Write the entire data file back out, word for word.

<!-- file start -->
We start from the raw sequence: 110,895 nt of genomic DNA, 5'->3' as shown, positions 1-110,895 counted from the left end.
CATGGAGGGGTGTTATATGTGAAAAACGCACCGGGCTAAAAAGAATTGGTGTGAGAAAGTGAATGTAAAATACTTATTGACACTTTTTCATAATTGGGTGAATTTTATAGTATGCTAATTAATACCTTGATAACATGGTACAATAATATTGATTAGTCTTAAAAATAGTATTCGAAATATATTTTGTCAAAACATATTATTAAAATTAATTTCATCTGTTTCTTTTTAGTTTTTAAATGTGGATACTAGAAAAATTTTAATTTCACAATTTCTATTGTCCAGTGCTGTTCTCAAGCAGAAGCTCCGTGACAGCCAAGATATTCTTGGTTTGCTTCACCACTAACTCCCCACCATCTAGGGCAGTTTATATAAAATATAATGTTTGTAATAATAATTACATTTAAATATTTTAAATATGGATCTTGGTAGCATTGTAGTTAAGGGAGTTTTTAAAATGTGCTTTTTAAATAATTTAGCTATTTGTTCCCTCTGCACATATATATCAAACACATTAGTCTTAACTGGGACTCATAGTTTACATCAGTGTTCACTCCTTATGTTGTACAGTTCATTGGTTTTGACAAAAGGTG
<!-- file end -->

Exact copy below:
We start from the raw sequence: 110,895 nt of genomic DNA, 5'->3' as shown, positions 1-110,895 counted from the left end.
CATGGAGGGGTGTTATATGTGAAAAACGCACCGGGCTAAAAAGAATTGGTGTGAGAAAGTGAATGTAAAATACTTATTGACACTTTTTCATAATTGGGTGAATTTTATAGTATGCTAATTAATACCTTGATAACATGGTACAATAATATTGATTAGTCTTAAAAATAGTATTCGAAATATATTTTGTCAAAACATATTATTAAAATTAATTTCATCTGTTTCTTTTTAGTTTTTAAATGTGGATACTAGAAAAATTTTAATTTCACAATTTCTATTGTCCAGTGCTGTTCTCAAGCAGAAGCTCCGTGACAGCCAAGATATTCTTGGTTTGCTTCACCACTAACTCCCCACCATCTAGGGCAGTTTATATAAAATATAATGTTTGTAATAATAATTACATTTAAATATTTTAAATATGGATCTTGGTAGCATTGTAGTTAAGGGAGTTTTTAAAATGTGCTTTTTAAATAATTTAGCTATTTGTTCCCTCTGCACATATATATCAAACACATTAGTCTTAACTGGGACTCATAGTTTACATCAGTGTTCACTCCTTATGTTGTACAGTTCATTGGTTTTGACAAAAGGTG